In the name of God, Giver of all life, Bearer of all pain, Maker of all love. Amen.   We thinke that Paradise and Calvary, Christ’s Crosse, and Adam’s Tree, stood in one place; Looke, Lord, and find both Adams met in me; As the first Adam’s sweat surrounds my face, May the Last Adam’s blood my soule embrace. John Donne (1572-1631)   Those words by the 17th century poet and priest, John Donne, take us to the heart of the paradox of this day, the day of Christ’s agony and suffering, of his God-forsakenness, and yet a day which is named Good. For it is a day that holds together our experience of being like the first Adam, sweat surrounding our face: we know the experience of being in exile from the garden, the place of contentment and ease; we experience our relationships with neighbours, with wider society, with … Continue reading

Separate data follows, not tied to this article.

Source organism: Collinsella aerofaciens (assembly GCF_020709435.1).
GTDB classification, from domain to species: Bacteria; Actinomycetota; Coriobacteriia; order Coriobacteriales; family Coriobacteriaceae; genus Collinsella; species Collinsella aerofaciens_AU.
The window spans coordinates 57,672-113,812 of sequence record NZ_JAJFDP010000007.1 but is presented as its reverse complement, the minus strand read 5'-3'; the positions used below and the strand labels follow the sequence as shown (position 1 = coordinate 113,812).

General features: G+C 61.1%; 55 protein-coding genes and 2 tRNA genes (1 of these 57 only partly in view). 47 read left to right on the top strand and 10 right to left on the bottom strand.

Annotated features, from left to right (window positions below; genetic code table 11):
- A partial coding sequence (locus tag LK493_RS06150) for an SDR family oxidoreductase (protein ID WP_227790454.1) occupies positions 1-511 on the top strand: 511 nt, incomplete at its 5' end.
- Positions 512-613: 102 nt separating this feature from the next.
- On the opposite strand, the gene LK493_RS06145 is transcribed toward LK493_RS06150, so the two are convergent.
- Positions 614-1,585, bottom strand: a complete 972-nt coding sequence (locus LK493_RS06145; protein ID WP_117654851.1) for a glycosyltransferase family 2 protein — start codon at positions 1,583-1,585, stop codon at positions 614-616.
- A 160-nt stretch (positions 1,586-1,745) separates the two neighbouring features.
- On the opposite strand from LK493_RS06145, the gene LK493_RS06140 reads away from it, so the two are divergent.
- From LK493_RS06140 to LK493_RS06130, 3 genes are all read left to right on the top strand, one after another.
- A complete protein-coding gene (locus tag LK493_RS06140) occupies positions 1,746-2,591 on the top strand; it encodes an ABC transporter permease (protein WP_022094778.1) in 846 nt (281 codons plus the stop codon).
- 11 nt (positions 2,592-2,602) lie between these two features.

Sermon preached by the Provost, John Conway, on Maundy Thursday

The actions we remember, we inhabit tonight, are not in themselves particularly remarkable – the washing of someone’s feet is the kind of menial task that goes on, unremarked and unnoticed, day after day in the world around us. You may do much of this kind of thing yourself, and not attach any great importance to it. Certainly, the work of caring, where it is paid, is not financially rewarding or recognised. And the vast majority of caring, by loved ones or by volunteers, doesn’t appear in our country’s GDP figures, as a contributor to our health and wellbeing – it is taken for granted, and goes unnoticed. Except by those doing it and receiving it. And in a moment, we will gather around a table to share food and drink. Again, that’s a custom familiar to all of us, a ritual of life together. Sometimes the table is laid … Continue reading

Sermon preached by Paul Foster on Lent 3, Sunday 4 March